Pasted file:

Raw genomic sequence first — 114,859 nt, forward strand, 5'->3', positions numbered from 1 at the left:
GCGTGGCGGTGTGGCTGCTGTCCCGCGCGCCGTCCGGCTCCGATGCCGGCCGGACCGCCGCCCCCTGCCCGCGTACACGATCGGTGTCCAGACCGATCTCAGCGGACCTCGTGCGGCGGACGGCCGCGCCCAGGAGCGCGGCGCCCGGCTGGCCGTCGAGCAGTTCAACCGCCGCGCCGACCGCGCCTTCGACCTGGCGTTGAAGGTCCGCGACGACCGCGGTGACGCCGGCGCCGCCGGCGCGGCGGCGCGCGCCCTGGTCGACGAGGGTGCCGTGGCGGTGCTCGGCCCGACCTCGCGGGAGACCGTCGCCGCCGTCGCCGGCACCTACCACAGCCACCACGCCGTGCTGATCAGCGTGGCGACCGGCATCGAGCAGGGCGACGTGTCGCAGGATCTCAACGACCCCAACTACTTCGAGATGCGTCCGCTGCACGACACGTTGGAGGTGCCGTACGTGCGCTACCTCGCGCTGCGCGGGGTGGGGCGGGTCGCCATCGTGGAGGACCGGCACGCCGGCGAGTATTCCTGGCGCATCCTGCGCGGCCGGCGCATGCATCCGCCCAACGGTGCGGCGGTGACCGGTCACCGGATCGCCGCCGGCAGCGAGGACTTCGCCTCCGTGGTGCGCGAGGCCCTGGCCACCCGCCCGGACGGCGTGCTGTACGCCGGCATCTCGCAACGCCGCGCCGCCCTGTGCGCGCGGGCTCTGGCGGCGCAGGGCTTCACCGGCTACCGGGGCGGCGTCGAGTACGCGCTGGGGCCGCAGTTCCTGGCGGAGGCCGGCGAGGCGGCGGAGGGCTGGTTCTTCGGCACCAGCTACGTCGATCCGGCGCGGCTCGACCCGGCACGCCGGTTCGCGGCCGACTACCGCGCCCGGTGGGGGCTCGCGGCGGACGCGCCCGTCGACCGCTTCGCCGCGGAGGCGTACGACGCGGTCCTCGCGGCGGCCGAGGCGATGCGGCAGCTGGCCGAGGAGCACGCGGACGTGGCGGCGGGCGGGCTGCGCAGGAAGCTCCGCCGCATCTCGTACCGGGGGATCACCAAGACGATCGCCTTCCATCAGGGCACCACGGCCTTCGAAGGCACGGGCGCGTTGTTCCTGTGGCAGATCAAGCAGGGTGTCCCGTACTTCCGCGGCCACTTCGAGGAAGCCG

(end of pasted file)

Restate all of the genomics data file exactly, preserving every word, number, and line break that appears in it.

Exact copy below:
Raw genomic sequence first — 114,859 nt, forward strand, 5'->3', positions numbered from 1 at the left:
GCGTGGCGGTGTGGCTGCTGTCCCGCGCGCCGTCCGGCTCCGATGCCGGCCGGACCGCCGCCCCCTGCCCGCGTACACGATCGGTGTCCAGACCGATCTCAGCGGACCTCGTGCGGCGGACGGCCGCGCCCAGGAGCGCGGCGCCCGGCTGGCCGTCGAGCAGTTCAACCGCCGCGCCGACCGCGCCTTCGACCTGGCGTTGAAGGTCCGCGACGACCGCGGTGACGCCGGCGCCGCCGGCGCGGCGGCGCGCGCCCTGGTCGACGAGGGTGCCGTGGCGGTGCTCGGCCCGACCTCGCGGGAGACCGTCGCCGCCGTCGCCGGCACCTACCACAGCCACCACGCCGTGCTGATCAGCGTGGCGACCGGCATCGAGCAGGGCGACGTGTCGCAGGATCTCAACGACCCCAACTACTTCGAGATGCGTCCGCTGCACGACACGTTGGAGGTGCCGTACGTGCGCTACCTCGCGCTGCGCGGGGTGGGGCGGGTCGCCATCGTGGAGGACCGGCACGCCGGCGAGTATTCCTGGCGCATCCTGCGCGGCCGGCGCATGCATCCGCCCAACGGTGCGGCGGTGACCGGTCACCGGATCGCCGCCGGCAGCGAGGACTTCGCCTCCGTGGTGCGCGAGGCCCTGGCCACCCGCCCGGACGGCGTGCTGTACGCCGGCATCTCGCAACGCCGCGCCGCCCTGTGCGCGCGGGCTCTGGCGGCGCAGGGCTTCACCGGCTACCGGGGCGGCGTCGAGTACGCGCTGGGGCCGCAGTTCCTGGCGGAGGCCGGCGAGGCGGCGGAGGGCTGGTTCTTCGGCACCAGCTACGTCGATCCGGCGCGGCTCGACCCGGCACGCCGGTTCGCGGCCGACTACCGCGCCCGGTGGGGGCTCGCGGCGGACGCGCCCGTCGACCGCTTCGCCGCGGAGGCGTACGACGCGGTCCTCGCGGCGGCCGAGGCGATGCGGCAGCTGGCCGAGGAGCACGCGGACGTGGCGGCGGGCGGGCTGCGCAGGAAGCTCCGCCGCATCTCGTACCGGGGGATCACCAAGACGATCGCCTTCCATCAGGGCACCACGGCCTTCGAAGGCACGGGCGCGTTGTTCCTGTGGCAGATCAAGCAGGGTGTCCCGTACTTCCGCGGCCACTTCGAGGAAGCCG